Contents


Backing Track

When playing the exercises below, use this backing track to play along with.


How Chords are Built

Blues are a particular style of jazz based on a 12-measure pattern of chords. Three-note chords or triads are stacked notes of a scale. At first, we’ll be using major chords built of the first, third and fifth steps of a major scale. In the example below, the G major chord, C major chord, and D major chord are illustrated.

G Major, C Major, D Major

G Major, C Major, D Major


Finding the Root

The first note of a major chord is called the root. Since the G major chord is built on a G major scale, the root is G. In the C major chord, its C and in the D major chord it is D. In Exercise 1, play the root of the chord in each measure. To show the chord changes the letter name of each chord will be indicated in the measure where it starts.

Exercise 1

Exercise 1


Riff – Jazz Articulation

Remember: Two eighth notes are played as if they were the first and third notes of a triplet.

Jazz articulation produces jazz style. Throughout the course, jazz articulation patterns will be introduced. These are called riffs, repeated rhythmic patterns with specific articulations. Different patterns will be used which later can be mixed and changed to create new and different riffs.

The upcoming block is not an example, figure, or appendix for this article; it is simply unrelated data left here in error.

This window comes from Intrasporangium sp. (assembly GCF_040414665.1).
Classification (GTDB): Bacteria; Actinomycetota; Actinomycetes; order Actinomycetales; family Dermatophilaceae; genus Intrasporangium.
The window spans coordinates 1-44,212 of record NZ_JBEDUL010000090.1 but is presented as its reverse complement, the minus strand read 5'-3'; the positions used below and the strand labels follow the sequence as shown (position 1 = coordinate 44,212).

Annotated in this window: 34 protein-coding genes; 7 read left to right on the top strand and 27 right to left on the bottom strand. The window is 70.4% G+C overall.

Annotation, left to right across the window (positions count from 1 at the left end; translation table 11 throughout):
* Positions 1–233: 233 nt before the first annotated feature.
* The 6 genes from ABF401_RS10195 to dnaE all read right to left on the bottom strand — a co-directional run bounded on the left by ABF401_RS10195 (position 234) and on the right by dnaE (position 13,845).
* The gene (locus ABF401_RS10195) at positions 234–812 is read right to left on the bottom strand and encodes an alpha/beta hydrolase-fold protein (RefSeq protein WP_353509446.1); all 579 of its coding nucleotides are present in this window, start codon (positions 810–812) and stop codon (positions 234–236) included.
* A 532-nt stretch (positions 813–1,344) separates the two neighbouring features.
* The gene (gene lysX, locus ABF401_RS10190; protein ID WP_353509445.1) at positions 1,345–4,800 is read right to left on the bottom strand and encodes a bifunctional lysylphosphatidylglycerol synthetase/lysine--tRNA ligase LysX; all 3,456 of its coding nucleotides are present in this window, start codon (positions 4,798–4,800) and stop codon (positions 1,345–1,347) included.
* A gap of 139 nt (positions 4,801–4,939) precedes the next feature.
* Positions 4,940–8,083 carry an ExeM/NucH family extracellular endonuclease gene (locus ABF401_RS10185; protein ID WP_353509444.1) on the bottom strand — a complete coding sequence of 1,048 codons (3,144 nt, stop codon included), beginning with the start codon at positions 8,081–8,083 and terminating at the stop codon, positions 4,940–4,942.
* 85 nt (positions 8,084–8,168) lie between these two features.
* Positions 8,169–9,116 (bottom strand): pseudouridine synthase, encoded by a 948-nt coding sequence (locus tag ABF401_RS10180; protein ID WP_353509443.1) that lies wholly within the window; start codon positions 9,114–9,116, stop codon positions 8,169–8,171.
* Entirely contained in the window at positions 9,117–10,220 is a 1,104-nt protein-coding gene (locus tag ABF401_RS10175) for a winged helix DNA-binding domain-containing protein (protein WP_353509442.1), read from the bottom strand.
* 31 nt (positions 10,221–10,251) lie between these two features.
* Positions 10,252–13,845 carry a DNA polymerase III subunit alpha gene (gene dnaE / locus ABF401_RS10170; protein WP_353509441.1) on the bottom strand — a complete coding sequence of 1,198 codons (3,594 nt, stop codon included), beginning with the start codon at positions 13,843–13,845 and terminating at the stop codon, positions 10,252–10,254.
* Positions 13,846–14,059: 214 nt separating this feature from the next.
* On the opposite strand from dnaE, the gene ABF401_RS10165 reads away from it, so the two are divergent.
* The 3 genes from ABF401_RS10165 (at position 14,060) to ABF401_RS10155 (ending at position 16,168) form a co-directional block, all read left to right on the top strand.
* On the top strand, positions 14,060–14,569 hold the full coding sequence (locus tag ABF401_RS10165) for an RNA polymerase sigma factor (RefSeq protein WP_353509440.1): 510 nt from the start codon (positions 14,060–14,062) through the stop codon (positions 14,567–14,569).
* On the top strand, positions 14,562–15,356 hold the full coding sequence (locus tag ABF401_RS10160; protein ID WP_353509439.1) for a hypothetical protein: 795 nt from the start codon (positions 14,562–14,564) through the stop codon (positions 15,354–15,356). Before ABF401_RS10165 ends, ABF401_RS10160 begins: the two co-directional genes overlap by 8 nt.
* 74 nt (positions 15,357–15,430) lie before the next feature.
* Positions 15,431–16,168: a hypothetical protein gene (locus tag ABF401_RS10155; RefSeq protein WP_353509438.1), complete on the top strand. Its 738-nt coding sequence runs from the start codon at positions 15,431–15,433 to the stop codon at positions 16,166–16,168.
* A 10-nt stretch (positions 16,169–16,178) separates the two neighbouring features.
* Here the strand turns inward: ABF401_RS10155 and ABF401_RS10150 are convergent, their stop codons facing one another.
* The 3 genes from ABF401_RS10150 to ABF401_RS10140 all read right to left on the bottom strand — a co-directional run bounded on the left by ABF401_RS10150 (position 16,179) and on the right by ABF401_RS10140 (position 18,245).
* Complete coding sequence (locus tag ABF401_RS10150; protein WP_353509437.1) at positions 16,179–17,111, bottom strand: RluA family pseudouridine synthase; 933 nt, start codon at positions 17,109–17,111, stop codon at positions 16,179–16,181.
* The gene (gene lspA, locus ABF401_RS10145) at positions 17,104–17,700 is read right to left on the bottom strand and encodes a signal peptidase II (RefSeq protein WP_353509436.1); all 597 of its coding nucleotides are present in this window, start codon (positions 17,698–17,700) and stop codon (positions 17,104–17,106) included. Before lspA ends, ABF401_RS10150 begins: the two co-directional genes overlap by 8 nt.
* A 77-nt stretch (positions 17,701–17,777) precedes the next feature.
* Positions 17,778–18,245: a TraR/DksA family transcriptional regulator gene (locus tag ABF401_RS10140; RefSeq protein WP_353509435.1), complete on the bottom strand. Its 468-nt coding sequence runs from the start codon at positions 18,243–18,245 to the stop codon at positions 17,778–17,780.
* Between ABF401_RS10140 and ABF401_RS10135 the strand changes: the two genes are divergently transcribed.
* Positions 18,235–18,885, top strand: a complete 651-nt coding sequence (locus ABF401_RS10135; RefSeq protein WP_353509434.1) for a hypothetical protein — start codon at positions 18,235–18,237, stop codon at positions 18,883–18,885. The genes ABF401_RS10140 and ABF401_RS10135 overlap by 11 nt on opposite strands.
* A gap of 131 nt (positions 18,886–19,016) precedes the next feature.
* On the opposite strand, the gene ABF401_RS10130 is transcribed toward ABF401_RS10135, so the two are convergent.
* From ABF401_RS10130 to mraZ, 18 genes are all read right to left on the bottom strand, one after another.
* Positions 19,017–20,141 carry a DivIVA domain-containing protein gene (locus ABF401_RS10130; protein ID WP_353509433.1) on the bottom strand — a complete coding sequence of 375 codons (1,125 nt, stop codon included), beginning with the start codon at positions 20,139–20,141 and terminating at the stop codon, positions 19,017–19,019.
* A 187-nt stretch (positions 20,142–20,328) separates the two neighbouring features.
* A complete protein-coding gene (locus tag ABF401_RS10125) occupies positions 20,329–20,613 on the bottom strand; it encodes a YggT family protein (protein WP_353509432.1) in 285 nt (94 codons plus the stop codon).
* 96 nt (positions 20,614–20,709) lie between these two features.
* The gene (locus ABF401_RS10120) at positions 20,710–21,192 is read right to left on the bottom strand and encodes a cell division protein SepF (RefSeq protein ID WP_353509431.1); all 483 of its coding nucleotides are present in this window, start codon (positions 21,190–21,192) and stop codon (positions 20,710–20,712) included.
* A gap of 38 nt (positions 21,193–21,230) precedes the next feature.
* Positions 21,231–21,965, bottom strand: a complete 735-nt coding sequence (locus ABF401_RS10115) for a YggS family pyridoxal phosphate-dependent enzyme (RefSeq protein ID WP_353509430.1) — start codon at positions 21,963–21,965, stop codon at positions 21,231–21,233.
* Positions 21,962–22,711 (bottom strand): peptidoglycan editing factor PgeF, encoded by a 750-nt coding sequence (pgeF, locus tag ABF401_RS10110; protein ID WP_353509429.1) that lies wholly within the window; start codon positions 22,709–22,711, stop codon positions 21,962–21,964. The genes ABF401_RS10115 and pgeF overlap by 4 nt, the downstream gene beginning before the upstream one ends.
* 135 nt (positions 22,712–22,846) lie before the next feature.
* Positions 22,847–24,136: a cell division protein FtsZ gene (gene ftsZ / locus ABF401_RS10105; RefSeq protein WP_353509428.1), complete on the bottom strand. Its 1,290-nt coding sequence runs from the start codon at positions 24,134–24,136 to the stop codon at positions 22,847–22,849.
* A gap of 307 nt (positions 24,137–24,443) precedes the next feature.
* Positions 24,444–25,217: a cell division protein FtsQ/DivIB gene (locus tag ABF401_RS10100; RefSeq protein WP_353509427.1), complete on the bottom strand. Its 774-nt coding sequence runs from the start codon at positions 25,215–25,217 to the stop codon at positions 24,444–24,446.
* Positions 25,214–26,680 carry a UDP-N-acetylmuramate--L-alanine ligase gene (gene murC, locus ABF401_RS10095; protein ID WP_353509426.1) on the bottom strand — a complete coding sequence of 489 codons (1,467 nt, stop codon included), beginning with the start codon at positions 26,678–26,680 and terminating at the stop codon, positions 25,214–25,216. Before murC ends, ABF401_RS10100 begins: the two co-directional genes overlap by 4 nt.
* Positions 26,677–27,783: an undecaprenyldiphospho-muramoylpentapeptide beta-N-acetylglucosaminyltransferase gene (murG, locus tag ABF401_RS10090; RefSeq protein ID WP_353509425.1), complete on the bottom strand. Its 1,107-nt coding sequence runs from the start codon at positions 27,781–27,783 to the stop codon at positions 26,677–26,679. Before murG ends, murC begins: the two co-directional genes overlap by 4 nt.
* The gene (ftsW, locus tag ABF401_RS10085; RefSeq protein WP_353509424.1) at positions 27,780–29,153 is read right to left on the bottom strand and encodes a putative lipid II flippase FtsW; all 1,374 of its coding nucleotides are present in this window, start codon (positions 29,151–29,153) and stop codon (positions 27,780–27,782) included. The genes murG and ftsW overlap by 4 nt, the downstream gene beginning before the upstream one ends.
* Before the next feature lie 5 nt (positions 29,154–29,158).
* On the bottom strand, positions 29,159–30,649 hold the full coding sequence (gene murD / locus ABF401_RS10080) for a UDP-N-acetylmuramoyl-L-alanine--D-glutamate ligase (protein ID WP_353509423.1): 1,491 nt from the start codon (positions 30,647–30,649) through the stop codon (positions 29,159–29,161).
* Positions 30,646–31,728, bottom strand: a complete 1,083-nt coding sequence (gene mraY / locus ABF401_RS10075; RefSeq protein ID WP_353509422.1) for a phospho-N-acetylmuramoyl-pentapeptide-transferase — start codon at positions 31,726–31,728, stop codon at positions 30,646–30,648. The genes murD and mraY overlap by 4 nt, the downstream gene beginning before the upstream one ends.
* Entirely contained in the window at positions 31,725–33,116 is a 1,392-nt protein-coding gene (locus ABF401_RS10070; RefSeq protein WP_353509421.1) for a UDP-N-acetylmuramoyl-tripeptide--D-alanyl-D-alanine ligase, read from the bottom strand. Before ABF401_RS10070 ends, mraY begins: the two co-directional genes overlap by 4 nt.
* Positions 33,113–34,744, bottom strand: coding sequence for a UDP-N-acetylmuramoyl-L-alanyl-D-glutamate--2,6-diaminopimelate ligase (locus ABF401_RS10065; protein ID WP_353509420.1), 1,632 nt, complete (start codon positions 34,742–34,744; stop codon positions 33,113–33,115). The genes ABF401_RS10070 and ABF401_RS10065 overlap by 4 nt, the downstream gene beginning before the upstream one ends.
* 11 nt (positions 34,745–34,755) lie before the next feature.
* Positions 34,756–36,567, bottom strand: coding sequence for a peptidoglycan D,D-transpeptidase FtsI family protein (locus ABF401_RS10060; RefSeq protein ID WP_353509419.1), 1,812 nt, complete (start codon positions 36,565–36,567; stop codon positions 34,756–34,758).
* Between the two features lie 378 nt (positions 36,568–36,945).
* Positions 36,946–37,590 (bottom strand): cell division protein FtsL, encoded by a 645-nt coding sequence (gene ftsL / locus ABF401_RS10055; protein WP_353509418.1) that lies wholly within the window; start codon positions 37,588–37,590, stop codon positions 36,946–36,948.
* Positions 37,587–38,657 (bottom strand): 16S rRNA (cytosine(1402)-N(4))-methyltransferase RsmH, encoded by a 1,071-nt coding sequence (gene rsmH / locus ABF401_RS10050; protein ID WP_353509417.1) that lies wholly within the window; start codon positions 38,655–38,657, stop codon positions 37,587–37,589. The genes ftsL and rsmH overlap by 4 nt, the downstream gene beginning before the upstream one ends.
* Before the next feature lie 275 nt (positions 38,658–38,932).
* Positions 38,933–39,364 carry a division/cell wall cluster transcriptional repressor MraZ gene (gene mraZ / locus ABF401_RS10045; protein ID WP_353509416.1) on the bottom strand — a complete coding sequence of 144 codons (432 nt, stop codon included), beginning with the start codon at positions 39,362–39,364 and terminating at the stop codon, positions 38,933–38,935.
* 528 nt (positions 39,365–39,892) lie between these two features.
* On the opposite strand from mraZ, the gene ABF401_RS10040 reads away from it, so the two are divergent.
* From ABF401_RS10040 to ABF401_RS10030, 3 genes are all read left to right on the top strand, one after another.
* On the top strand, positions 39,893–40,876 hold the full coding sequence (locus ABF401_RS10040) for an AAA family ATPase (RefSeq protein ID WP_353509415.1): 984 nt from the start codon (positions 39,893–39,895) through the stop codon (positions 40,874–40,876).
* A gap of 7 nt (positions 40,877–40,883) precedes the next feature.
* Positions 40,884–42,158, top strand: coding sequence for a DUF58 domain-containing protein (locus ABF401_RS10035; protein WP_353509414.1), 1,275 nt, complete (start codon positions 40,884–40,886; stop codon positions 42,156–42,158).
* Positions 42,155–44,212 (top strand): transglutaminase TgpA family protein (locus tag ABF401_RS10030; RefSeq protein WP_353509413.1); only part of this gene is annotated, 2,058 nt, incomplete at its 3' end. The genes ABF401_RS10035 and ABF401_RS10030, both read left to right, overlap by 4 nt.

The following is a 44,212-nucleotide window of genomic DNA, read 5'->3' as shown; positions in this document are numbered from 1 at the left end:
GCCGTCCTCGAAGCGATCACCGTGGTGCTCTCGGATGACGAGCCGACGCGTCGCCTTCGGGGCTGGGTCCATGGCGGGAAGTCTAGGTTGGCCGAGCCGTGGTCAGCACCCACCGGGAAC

Each time a riff is introduced, it will be demonstrated via the media player. Listen to how the syllables and rhythm should sound. Sing the riff, listen to it again and practice whilst it’s playing. Be sure to listen as you perform to get the feel of the pattern.


Finding the Third

The third note of the major scale becomes the third note of a major chord. In a G major chord, the third is B, E is the third in C major chord and F# is the third in a D major chord. Try Exercise 2 using the third of the major chords and the riff shown above.

Exercise 2

Exercise 2


Finding the Fifth


Finally in a major chord the fifth is the fifth note of the major scale. In G, it is D, in C, it is G and in D it is A.

Be sure to listen, sing, and then practice each riff before playing the exercise.


Exercise 3

Exercise 3


Riff on the Root and Third

Keep the rhythm steady and swinging.


Exercise 4


Outlining the Chord

Try Exercise 5 using the root, third and fifth of each major chord and using the same riff as in Exercise 4.

Exercise 5

Exercise 5


 

One Response to Basic Blues in G

  1. Laura Tattersall says:

    Very informative and easy to follow for complete Jazz novices like myself!

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